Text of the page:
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Stretchy conductive ink puts computing power on your clothes

Jon Fingas, @jonfingas
June 28, 2015
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Those dreams of having computers in your clothing might be more realistic than you think. Japanese researchers have developed a printable conductive ink that maintains a circuit even when you stretch fabric to three times its usual length -- you could have athletic gear with hidden activity trackers, sensors and other computing devices. The key is a careful mix of fluorine, an organic solvent and silver flakes which, when combined, keeps transmitting electricity even under heavy abuse.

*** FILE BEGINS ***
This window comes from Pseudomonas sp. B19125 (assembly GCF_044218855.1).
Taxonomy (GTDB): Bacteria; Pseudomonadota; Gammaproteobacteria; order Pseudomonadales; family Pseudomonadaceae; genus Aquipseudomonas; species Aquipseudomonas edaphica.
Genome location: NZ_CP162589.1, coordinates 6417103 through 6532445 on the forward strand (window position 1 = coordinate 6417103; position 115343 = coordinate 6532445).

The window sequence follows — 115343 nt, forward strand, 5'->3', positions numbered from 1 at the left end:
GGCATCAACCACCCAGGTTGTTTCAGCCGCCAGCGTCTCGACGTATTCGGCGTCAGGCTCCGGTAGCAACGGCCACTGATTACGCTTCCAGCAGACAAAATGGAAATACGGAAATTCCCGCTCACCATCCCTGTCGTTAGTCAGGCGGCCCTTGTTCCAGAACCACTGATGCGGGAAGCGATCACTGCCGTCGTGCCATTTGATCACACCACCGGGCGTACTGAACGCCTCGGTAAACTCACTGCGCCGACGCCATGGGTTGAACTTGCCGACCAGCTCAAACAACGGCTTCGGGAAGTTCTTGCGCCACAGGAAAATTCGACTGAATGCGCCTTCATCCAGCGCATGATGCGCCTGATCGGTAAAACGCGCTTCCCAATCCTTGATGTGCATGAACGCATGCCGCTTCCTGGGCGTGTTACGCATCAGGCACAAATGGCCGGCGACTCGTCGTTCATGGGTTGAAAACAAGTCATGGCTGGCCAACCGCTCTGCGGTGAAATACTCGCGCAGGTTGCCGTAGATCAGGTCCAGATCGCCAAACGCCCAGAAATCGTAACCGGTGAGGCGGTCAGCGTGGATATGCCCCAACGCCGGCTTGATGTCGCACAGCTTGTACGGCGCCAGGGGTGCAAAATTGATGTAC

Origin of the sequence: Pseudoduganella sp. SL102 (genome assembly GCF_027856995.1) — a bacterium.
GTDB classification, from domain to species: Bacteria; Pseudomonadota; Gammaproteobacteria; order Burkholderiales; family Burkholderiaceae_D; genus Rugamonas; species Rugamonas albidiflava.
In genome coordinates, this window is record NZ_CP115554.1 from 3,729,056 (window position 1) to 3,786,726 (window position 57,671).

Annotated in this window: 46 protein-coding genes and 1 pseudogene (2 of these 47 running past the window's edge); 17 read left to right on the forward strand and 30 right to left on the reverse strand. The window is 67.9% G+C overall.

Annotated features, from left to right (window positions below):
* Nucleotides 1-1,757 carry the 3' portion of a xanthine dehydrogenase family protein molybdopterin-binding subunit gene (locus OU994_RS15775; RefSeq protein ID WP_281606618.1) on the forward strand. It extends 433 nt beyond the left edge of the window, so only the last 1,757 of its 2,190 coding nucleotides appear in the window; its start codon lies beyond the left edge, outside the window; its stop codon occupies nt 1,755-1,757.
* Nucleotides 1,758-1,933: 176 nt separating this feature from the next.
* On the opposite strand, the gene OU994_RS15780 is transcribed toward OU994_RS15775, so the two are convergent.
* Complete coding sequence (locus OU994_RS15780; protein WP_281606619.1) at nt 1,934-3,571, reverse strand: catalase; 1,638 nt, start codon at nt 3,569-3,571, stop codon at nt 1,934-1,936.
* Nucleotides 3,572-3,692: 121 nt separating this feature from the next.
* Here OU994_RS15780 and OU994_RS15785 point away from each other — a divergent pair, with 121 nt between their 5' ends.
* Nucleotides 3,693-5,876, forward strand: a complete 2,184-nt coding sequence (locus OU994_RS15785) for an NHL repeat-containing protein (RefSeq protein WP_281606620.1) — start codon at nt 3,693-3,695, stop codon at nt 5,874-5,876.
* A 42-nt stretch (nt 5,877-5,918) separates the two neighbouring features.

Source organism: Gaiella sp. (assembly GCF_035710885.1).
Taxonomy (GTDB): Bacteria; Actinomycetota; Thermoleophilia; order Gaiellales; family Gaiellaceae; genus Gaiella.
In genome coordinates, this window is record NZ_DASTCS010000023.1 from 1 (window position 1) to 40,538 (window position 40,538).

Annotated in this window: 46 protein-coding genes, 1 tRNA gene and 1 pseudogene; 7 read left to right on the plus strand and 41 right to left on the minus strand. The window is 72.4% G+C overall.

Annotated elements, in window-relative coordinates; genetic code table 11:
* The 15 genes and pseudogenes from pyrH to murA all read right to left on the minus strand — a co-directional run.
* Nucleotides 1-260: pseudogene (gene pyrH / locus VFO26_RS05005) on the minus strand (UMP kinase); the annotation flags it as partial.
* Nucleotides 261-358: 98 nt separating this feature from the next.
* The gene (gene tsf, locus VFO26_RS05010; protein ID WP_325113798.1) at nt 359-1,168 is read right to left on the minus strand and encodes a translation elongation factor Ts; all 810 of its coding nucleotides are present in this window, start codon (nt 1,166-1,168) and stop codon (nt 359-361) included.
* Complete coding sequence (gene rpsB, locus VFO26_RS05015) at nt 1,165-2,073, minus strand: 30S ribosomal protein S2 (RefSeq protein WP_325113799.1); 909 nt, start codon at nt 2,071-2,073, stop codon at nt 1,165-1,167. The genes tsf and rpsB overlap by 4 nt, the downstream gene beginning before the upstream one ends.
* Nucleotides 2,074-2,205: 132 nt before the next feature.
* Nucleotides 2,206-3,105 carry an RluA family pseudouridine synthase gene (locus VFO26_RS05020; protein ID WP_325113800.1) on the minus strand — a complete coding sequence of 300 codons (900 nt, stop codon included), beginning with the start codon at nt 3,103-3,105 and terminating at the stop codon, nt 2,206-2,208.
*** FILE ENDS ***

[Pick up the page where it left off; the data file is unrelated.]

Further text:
The current prototype for the ink, a wristband that tracks muscle movement, is pretty crude. You'd need much smaller circuitry before your apparel replaces your step counter or smartwatch. However, it only takes one step to print the ink. As such, it'd be relatively easy to produce on the large scales you need for shirts and wristbands. Smart fitness clothing already exists, but this invention would make it both more commercially viable and a heck of a lot more comfortable.

[Image credit: Takao Someya/University of Tokyo]

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